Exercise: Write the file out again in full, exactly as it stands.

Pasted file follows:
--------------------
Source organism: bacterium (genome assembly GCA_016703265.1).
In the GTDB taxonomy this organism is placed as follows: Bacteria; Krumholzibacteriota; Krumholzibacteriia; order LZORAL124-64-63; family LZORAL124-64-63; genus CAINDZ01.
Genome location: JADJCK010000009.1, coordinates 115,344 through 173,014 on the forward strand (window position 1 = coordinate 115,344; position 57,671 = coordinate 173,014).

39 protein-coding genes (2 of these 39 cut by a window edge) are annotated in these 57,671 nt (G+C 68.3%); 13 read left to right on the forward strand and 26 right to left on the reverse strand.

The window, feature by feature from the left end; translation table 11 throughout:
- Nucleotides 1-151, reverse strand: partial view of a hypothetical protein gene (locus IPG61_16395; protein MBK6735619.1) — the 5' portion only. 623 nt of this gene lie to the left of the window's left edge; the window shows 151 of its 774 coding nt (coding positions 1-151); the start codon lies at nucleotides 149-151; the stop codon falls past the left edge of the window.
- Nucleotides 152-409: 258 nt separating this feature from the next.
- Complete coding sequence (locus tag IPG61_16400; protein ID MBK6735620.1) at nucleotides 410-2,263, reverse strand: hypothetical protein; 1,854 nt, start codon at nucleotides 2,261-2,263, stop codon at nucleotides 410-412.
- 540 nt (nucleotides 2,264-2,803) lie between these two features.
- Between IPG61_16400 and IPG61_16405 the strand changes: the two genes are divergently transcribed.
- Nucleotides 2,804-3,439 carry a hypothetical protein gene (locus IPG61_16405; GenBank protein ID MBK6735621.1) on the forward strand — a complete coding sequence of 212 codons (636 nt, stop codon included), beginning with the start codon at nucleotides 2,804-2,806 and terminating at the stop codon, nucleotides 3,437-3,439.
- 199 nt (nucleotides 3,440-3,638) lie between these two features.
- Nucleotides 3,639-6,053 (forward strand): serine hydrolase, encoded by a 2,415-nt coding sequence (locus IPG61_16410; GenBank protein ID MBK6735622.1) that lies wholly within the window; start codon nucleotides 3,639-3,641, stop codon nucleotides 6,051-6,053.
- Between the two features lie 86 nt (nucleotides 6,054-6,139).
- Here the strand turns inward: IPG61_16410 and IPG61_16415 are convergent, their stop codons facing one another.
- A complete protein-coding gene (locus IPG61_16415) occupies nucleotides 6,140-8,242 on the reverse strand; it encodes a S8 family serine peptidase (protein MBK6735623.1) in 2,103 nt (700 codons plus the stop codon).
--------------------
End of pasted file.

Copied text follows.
Source organism: bacterium (genome assembly GCA_016703265.1).
In the GTDB taxonomy this organism is placed as follows: Bacteria; Krumholzibacteriota; Krumholzibacteriia; order LZORAL124-64-63; family LZORAL124-64-63; genus CAINDZ01.
Genome location: JADJCK010000009.1, coordinates 115,344 through 173,014 on the forward strand (window position 1 = coordinate 115,344; position 57,671 = coordinate 173,014).

39 protein-coding genes (2 of these 39 cut by a window edge) are annotated in these 57,671 nt (G+C 68.3%); 13 read left to right on the forward strand and 26 right to left on the reverse strand.

The window, feature by feature from the left end; translation table 11 throughout:
- Nucleotides 1-151, reverse strand: partial view of a hypothetical protein gene (locus IPG61_16395; protein MBK6735619.1) — the 5' portion only. 623 nt of this gene lie to the left of the window's left edge; the window shows 151 of its 774 coding nt (coding positions 1-151); the start codon lies at nucleotides 149-151; the stop codon falls past the left edge of the window.
- Nucleotides 152-409: 258 nt separating this feature from the next.
- Complete coding sequence (locus tag IPG61_16400; protein ID MBK6735620.1) at nucleotides 410-2,263, reverse strand: hypothetical protein; 1,854 nt, start codon at nucleotides 2,261-2,263, stop codon at nucleotides 410-412.
- 540 nt (nucleotides 2,264-2,803) lie between these two features.
- Between IPG61_16400 and IPG61_16405 the strand changes: the two genes are divergently transcribed.
- Nucleotides 2,804-3,439 carry a hypothetical protein gene (locus IPG61_16405; GenBank protein ID MBK6735621.1) on the forward strand — a complete coding sequence of 212 codons (636 nt, stop codon included), beginning with the start codon at nucleotides 2,804-2,806 and terminating at the stop codon, nucleotides 3,437-3,439.
- 199 nt (nucleotides 3,440-3,638) lie between these two features.
- Nucleotides 3,639-6,053 (forward strand): serine hydrolase, encoded by a 2,415-nt coding sequence (locus IPG61_16410; GenBank protein ID MBK6735622.1) that lies wholly within the window; start codon nucleotides 3,639-3,641, stop codon nucleotides 6,051-6,053.
- Between the two features lie 86 nt (nucleotides 6,054-6,139).
- Here the strand turns inward: IPG61_16410 and IPG61_16415 are convergent, their stop codons facing one another.
- A complete protein-coding gene (locus IPG61_16415) occupies nucleotides 6,140-8,242 on the reverse strand; it encodes a S8 family serine peptidase (protein MBK6735623.1) in 2,103 nt (700 codons plus the stop codon).